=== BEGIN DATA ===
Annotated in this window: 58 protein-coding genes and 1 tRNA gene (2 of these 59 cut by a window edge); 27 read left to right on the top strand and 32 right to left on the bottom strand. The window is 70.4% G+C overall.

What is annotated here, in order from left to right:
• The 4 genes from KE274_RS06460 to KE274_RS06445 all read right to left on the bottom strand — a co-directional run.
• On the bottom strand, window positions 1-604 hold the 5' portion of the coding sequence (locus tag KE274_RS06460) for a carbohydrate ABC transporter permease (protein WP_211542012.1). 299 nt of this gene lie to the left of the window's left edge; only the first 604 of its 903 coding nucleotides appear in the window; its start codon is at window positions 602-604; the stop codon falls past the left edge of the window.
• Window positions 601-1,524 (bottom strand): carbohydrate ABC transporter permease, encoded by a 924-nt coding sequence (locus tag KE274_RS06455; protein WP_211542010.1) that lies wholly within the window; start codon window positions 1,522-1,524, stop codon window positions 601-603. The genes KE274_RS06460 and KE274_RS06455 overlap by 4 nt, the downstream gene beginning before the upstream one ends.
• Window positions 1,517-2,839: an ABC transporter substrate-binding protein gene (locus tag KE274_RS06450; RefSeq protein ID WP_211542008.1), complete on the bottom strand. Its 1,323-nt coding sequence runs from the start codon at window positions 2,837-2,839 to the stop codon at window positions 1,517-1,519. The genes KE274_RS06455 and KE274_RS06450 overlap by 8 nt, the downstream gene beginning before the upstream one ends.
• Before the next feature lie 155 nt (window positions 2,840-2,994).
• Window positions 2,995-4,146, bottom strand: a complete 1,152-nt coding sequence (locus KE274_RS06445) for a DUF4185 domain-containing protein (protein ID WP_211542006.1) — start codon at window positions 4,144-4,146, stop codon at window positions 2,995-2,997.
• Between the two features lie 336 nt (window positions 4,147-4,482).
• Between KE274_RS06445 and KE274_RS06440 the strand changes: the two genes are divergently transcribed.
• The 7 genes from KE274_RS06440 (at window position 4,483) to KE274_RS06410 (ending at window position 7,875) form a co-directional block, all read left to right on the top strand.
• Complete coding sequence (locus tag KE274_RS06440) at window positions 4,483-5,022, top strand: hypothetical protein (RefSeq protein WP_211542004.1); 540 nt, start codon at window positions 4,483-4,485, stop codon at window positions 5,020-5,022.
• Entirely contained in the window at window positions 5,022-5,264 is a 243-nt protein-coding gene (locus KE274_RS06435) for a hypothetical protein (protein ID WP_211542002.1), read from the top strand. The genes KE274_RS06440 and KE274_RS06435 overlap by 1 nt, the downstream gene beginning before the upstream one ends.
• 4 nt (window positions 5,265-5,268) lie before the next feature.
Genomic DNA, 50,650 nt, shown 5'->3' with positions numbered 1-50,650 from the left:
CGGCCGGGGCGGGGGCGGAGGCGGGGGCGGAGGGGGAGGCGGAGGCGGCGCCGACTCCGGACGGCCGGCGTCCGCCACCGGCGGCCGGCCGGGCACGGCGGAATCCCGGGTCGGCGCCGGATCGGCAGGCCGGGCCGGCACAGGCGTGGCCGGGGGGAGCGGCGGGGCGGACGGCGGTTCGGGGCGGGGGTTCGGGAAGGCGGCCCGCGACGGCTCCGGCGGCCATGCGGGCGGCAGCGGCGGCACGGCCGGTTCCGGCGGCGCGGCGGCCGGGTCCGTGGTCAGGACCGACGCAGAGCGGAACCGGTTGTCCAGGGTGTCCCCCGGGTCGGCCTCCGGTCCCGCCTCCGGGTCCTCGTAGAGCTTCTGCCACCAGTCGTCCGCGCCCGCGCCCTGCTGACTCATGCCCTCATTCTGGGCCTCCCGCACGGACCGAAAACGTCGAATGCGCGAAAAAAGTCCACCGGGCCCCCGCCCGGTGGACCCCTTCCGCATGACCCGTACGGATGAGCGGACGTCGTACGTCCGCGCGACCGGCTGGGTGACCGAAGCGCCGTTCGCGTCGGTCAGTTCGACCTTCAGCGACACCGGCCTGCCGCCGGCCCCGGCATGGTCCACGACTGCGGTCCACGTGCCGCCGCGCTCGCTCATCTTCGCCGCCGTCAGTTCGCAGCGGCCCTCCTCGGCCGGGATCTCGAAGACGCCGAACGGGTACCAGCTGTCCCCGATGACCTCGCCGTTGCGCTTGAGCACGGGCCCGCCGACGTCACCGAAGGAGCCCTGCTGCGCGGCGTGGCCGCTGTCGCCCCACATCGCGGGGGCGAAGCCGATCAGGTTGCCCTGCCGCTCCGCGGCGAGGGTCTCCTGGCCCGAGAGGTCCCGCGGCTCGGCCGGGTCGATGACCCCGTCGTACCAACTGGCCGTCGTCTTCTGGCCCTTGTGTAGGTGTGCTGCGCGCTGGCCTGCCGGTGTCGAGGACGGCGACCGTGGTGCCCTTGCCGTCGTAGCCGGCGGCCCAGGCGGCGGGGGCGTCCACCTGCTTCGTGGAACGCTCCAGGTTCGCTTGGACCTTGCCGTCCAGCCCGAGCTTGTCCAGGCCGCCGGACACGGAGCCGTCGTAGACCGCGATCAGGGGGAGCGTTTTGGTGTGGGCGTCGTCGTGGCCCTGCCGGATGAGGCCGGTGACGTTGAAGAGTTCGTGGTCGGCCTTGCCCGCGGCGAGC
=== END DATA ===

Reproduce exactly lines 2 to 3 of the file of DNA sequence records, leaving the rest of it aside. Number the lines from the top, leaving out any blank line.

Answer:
What is annotated here, in order from left to right:
• The 4 genes from KE274_RS06460 to KE274_RS06445 all read right to left on the bottom strand — a co-directional run.